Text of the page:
No small figure, but less than a 10 percent of the Phase 3 package that Congress will begin attempting to pass next week, which by some estimates will cost north of $1.3 trillion
“We know an additional bill of much larger proportion is necessary to meet this crisis,” Senate Majority Leader Mitch McConnell told reporters Tuesday.
As noted, roughly $250 billion of that will be dedicated to putting funds into the hands of American workers, in the form of roughly $1,000 checks that Mnuchin says the administration aims to get in the mail in the next two weeks. The relief package also includes $50 billion for the airline industry, $150 billion for “distressed sectors of the U.S. economy,” as well as providing $300 billion toward the creation of a small business interruption loan program, among other programs, meant at bolstering and stabilizing businesses during the economic uncertainty.
The bill faces challenges. This bill will originate in the Senate instead of the House (which is currently on recess) and there is reportedly still some division among Republicans (the Senate majority party) on the notion of cutting $1,000 checks to workers as a form of stimulus. Currently, three separate groups of lawmakers are working on variations of a Phase 3 plan. Senate Republicans will have to find one they can all agree one — and one that can get seven Democrats to support it — as the bill requires 60 votes to pass and Senate Republicans only control 53.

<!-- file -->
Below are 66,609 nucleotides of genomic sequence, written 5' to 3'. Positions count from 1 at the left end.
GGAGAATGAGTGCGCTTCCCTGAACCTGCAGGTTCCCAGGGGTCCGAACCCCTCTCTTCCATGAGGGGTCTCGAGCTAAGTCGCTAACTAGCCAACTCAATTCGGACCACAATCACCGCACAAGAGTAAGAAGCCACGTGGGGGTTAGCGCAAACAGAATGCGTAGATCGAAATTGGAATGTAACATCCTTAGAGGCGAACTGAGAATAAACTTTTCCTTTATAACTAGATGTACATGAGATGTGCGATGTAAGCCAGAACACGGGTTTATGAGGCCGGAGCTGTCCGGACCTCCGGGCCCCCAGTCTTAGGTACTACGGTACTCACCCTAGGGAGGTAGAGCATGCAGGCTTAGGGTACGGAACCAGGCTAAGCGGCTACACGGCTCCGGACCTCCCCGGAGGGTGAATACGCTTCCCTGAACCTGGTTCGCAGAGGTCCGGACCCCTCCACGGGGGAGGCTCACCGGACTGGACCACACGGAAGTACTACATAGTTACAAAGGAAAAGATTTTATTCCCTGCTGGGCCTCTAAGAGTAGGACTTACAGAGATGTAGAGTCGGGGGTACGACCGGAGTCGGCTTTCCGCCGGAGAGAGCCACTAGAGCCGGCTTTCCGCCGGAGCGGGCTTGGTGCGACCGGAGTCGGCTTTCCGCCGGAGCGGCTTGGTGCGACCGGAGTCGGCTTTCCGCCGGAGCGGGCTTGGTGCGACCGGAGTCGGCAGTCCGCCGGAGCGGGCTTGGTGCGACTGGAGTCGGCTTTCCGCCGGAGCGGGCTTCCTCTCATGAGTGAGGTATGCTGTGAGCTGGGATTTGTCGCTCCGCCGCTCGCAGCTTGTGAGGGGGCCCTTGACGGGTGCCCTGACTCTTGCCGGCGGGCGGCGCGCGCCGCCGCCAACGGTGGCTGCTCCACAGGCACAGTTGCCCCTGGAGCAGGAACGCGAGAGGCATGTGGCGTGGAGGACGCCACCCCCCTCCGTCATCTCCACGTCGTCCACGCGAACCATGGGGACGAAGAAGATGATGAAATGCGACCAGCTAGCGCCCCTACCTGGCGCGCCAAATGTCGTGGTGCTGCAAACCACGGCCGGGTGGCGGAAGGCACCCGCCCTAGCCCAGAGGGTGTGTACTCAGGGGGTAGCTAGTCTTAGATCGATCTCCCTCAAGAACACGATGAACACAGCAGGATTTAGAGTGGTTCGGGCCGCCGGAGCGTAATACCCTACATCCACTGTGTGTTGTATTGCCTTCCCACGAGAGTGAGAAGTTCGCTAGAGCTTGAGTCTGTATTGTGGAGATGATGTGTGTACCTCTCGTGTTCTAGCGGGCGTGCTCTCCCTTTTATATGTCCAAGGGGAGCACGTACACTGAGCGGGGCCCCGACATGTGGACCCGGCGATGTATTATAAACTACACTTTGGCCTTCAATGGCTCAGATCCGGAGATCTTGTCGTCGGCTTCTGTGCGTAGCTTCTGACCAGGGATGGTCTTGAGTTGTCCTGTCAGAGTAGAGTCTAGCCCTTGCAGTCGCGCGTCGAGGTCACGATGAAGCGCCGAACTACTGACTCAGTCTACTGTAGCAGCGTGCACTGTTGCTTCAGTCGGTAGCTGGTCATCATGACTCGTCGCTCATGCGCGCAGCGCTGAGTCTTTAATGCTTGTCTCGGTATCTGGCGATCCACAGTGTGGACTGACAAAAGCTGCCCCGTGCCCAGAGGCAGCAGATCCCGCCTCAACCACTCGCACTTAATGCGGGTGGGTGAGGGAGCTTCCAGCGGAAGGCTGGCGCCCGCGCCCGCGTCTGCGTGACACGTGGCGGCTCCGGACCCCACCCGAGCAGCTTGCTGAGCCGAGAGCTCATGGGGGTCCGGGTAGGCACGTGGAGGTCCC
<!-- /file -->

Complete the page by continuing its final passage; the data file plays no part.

Providing that brilliant moment of bi-partisan cooperation happens, the bill will then have to go to the Democratically controlled House, which will make adjustments and vote on its version of the bill. Senators will then have to agree on a modified bill before it can go to the President for a signature.
A long way of saying there is a lot to do, particularly if the goal is to put checks in citizens’ hands in two weeks. A fact, incidentally, that McConnell recognizes but, thus far, is unphased by.
“We’re going to move here in warp speed for the Senate, which almost never does anything quickly,” McConnell said. “I think everyone on both sides of the aisle is seized with the urgency of moving yet another bill, and we intend to do that.”
What those intentions lead to, whether the Senate will vote a 13-digit relief package as it currently seems they are heading toward, and when those checks get to people’s hands (if they ever get there at all)?
Well, those questions we imagine are the subject of some very intense negotiations happening right now on Capitol Hill. We’ll keep you posted on how they unfold.